PETALING JAYA: Authorities in the Philippines managed to intercept and prevent seven suspected members of the Maute terrorist group with links to the Islamic State (IS) from boarding a plane to Kuala Lumpur yesterday.
According to the Manila-based Business World Online, immigration officials stopped them before they could board the Cebu Pacific flight at the Ninoy Aquino International Airport in the capital.
It quoted Erickson H Balmes, undersecretary of the Philippines’ Department of Justice, as saying that four of the men would be handed over to the police and the country’s National Bureau of Investigation.
Citing reports from the immigration bureau, he said the four were identified as Alnizar Palawan Maute, Abdulrahman Maute, Yasser Dumaraya Maute and Ashary Palawan Maute.
He was quoted as saying that further investigations and verification of their identities would be conducted.
The Business World Online report also cited him as saying that the other three passengers were released “after determining that there is no derogatory record against their name”.
They were listed as Mawiyag Ibrahim Cota, Acmali A Mawiyag and Abdulcahar Racman Maute.
The Maute group launched deadly attacks on Marawi on the Philippines’ southern island of Mindanao beginning on May 23, in an attempt to take over the city and make it an Islamist stronghold.
The violent incursion with fatal shootings and bombings caused tens of thousands of residents to join an exodus from the city.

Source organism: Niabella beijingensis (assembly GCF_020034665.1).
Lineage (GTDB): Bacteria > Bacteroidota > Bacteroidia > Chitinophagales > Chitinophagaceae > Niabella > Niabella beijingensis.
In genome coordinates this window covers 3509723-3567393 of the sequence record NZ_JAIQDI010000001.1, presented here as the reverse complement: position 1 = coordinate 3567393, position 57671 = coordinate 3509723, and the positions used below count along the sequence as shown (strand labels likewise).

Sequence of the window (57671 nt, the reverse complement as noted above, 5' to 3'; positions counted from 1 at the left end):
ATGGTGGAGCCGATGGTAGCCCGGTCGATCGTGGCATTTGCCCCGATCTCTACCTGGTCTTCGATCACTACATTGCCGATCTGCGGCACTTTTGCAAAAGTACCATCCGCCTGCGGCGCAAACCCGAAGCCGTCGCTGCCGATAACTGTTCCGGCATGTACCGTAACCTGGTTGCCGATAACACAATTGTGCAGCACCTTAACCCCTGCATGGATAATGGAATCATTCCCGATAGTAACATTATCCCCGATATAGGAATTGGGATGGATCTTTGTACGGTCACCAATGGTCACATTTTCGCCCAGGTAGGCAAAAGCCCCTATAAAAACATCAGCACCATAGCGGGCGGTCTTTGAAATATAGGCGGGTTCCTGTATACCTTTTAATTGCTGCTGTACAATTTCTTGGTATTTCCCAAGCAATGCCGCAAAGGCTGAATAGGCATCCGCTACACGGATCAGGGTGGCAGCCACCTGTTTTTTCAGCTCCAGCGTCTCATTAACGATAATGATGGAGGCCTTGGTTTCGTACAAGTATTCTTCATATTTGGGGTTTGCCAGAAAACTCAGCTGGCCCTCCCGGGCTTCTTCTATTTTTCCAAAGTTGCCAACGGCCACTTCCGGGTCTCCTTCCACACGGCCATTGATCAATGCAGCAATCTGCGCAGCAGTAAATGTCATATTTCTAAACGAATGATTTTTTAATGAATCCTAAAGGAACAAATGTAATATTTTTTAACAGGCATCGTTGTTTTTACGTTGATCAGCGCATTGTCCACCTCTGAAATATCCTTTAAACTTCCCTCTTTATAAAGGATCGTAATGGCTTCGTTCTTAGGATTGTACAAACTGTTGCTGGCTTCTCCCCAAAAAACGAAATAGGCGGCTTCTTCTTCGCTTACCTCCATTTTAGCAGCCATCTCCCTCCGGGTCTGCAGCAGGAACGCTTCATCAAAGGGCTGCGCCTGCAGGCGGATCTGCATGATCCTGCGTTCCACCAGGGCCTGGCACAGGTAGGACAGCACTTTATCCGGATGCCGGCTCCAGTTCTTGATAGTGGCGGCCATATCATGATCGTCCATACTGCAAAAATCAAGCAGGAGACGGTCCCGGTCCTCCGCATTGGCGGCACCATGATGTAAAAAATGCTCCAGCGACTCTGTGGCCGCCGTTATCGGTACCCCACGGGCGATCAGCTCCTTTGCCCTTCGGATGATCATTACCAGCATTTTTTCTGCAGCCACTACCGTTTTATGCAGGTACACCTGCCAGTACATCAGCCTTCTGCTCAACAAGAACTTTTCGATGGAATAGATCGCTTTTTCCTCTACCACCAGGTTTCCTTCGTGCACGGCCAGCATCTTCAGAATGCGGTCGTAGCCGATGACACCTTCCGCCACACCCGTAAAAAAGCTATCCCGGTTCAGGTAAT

The Philippine army has since claimed victory over the armed intruders although there have been reports that hundreds of the Islamist militiamen are still holed up in several buildings in the city.
The group had reportedly seen sizeable participation by individuals from Malaysia and Indonesia who joined them in taking arms to set up an Islamist regional base.
The Maute radical outfit, comprising former Moro Islamic Liberation Front guerrillas and foreign fighters, has pledged allegiance to the IS terror movement which has of late experienced significant losses in Syria and Iraq.
It was reported that Malaysia has been identified by IS supporters as part of its “East Asia Wilayah” or territory, along with Singapore, Indonesia, the Philippines, southern Thailand, Myanmar and Japan.
Malaysian police have arrested more than a hundred suspected IS militants and supporters over the past few years.
In January, Special Branch counter-terrorism division principal assistant director Ayob Khan Mydin Pitchay was quoted as saying that 122 suspects had been charged and that police had secured 62 convictions.
He also said 38 suspected militants or supporters had been detained under the Prevention of Crime Act and 18 under the Prevention of Terrorism Act. He said police were also aware of 60 Malaysians fighting in Syria for Islamic groups.
In February, police arrested six foreigners and one Malaysian suspected of involvement with Islamic terrorist groups.
A grenade attack on a food and beverage outlet in Puchong in June last year wounded eight people, with the IS claiming responsibility for it. It was the first IS attack on Malaysian soil.